Software Faces a Hard Landing
Looks like it's finally the software industry's turn. While big computer hardware manufacturers like Cisco Systems Inc. (CSCO ) were battered in the first half of the year, many of their brethren in the software industry emerged relatively unscathed. Sure, there were high-profile flameouts like Ariba Inc. But annualized business spending on software in the first half of 2001 was off only 5% from the same period last year, according to a Morgan Stanley Dean Witter & Co. analysis of Commerce Dept. data. Compare that with the staggering 31% decline the rest of the information-technology industry suffered.
Now, however, the outlook for software is suddenly looking a lot more grim--and many economists and Wall Street analysts who follow the industry say it's unlikely to improve anytime soon. Stephen S. Roach, chief economist at Morgan Stanley, now figures that software orders could fall another 10%-20% over the next year. "We've seen a collapse in IT spending, particularly in hardware," says Roach. "I believe software will be the next to go."
Indeed, if history repeats itself, Roach's worst fears could come true. In past downturns, software spending declines usually trail the rest of the technology industry by six to nine months. That was the case in the last major tech slump in 1990-1991 and again in the mid-1990s--meaning the time for the software spending tap to shut is just about now. Indeed, with software accounting for 43.6% of all IT spending today--the highest level ever--companies that need to further trim tech budgets may have nowhere else to turn.
Beyond the weak economy, the industry can blame some of its earlier excesses as well. Once-booming sales of Net software for things like business-to-business exchanges have all but collapsed, as companies got only limited value from earlier purchases. And forget sales of online retailing software. "I've always said the dot-com shakeout wasn't over until the B2B shakeout was over," says William T. Coleman, CEO of BEA Systems Inc. (BEAS )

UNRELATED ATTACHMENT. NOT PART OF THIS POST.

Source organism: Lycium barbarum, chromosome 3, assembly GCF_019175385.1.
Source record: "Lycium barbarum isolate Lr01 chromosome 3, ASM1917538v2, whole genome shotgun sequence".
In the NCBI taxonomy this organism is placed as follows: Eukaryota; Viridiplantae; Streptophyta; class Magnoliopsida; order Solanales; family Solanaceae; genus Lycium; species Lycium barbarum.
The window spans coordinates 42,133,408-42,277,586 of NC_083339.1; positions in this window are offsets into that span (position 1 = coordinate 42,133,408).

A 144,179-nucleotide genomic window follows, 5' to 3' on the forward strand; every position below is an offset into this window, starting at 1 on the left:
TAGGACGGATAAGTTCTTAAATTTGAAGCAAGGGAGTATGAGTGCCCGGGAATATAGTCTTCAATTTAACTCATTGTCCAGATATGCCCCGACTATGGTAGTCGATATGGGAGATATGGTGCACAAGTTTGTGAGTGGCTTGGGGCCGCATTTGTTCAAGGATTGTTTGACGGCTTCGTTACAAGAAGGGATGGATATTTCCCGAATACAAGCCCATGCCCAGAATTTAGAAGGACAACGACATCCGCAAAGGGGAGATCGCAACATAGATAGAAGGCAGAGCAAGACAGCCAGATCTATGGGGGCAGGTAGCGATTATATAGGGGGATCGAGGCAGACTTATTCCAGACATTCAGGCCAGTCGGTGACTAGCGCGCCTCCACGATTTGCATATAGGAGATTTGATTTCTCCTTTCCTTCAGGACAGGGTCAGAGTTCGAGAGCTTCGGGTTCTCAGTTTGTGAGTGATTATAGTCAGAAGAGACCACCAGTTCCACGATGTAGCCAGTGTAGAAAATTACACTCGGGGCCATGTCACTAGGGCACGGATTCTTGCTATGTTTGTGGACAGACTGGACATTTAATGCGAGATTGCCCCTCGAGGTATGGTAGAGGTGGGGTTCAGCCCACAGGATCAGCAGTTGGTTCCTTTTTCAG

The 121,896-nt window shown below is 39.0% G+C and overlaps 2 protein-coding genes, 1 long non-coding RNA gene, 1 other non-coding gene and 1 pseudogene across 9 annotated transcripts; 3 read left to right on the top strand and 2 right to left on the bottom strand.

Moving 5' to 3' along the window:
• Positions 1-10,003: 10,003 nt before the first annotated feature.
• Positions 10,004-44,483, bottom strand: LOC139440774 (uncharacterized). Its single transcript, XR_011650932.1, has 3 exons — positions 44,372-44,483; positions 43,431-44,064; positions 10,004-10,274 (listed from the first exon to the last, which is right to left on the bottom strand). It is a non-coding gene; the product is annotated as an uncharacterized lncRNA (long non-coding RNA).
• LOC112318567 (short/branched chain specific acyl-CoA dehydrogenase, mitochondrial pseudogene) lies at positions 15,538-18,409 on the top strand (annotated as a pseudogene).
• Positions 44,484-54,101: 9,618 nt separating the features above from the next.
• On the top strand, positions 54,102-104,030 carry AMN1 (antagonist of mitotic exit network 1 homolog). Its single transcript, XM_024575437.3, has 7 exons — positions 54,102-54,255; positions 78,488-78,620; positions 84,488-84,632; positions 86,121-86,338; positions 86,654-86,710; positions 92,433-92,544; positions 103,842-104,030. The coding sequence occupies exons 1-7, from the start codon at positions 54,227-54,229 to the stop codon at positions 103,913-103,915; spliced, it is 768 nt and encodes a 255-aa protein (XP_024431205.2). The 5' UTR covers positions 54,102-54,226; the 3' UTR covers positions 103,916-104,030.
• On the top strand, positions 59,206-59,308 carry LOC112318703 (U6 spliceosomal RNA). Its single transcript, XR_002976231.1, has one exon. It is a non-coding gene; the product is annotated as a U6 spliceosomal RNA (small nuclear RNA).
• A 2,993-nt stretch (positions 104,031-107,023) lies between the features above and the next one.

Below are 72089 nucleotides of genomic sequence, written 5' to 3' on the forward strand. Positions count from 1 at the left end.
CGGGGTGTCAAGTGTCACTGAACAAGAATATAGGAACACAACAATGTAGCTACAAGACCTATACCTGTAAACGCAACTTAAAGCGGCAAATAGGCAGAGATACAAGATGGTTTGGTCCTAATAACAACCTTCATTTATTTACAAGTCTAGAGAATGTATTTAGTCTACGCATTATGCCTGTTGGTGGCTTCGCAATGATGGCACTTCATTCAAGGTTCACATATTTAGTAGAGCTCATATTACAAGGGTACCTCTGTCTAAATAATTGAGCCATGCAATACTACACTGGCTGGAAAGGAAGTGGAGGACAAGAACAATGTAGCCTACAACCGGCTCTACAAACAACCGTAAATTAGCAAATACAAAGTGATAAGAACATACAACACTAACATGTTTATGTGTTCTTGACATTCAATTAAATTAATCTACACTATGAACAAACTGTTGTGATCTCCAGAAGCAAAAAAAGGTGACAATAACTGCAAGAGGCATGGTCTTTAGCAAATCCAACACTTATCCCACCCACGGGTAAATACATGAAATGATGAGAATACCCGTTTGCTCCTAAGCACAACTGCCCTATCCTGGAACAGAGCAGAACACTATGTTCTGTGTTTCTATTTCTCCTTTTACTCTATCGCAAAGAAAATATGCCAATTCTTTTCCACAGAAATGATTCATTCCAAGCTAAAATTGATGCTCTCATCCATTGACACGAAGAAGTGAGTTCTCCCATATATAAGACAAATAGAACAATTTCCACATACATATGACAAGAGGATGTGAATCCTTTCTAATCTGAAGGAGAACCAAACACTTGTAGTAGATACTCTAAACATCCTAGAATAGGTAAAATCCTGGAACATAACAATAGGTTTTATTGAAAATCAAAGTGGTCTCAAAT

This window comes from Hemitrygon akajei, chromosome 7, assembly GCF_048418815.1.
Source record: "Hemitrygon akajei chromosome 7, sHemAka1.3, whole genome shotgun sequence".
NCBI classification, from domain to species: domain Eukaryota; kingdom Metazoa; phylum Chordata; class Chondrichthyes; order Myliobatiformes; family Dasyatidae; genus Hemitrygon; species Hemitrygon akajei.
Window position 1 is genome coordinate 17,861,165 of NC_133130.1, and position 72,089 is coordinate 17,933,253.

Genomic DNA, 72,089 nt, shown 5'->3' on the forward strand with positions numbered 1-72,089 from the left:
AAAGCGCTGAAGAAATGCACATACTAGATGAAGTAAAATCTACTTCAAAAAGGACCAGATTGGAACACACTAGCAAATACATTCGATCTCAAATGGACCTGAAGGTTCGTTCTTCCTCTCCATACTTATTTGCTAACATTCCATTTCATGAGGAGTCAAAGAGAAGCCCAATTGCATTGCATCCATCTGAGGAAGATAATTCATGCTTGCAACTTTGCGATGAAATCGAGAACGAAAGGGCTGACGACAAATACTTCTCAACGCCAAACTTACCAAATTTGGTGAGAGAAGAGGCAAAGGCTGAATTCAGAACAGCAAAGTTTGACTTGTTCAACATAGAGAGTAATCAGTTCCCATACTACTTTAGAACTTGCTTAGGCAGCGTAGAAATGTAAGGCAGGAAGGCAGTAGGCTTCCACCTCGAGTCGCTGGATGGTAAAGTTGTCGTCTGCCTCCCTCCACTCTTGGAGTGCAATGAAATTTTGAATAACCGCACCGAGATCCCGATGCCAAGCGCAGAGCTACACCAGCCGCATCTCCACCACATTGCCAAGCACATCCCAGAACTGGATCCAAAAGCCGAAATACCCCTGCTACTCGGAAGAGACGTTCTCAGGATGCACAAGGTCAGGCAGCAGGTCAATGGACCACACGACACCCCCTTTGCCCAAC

Another big problem is the buying outlook for more traditional industries. They have become huge software customers, but there, too, big cutbacks could be coming. General Motors Corp. (GM ), for example, is whacking $100 million a year from its $3 billion IT budget. So far, it hasn't cut from the $500 million analysts estimate it spends on software. But slowing auto sales could bring a rethink. "We're going to have to look at where the economy is and its effects on the industry in the next year," says Ralph Szygenda, GM's chief information officer.
Moreover, much of the $200 billion companies expect to spend this year on software will go to purchases of Microsoft Corp.'s (MSFT ) new Windows XP operating system. That could come at the expense of big and costly companywide software systems. "No one is buying or selling anything," says analyst Melissa Eisenstat of CIBC World Markets.
BREAD AND BUTTER. That may be an exaggeration. But companies like Ariba (ARBA ) and Commerce One Inc. (CMRC ), which specialize in B2B software, aren't likely to see their suffering end anytime soon. And companies like BroadVision Inc. (BVSN ) and Art Technology Group Inc. (ARTG ), whose bread and butter was online retailing, look even more precarious. Even executives at big companies like Siebel Systems Inc. (SEBL ) and BEA, which blew through the first half of the year with 60% growth, say the rest of the year is going to be flat.
Little wonder, then, that Wall Street is increasingly pessimistic. Stocks for the sector as a whole are down more than 60% for the year--and they've dropped an additional 5% in just the last week. Given the weakening prospects, some believe they may still be overvalued. Says Bob Austrian, an analyst at Banc of America Securities: "There's more room for some of them to come down."
When database giant Oracle Corp. (ORCL ) reports its earnings on Sept. 13, the entire industry will be holding its breath. Back in March, Oracle was the first big software outfit to miss Wall Street expectations. Analysts now expect sales for its first fiscal quarter ended Aug. 31 to fall about 5% from last year. Oracle could still surprise--but don't count on it. "Oracle has a history of kicking up the band to get people excited," says Bob Sutherland, an analyst at Technology Business Research Inc. "If they were expecting a strong quarter, you would have heard about it." For now, the tubas remain in the closet.
By Jim Kerstetter in San Mateo, Calif., with David Welch in Detroit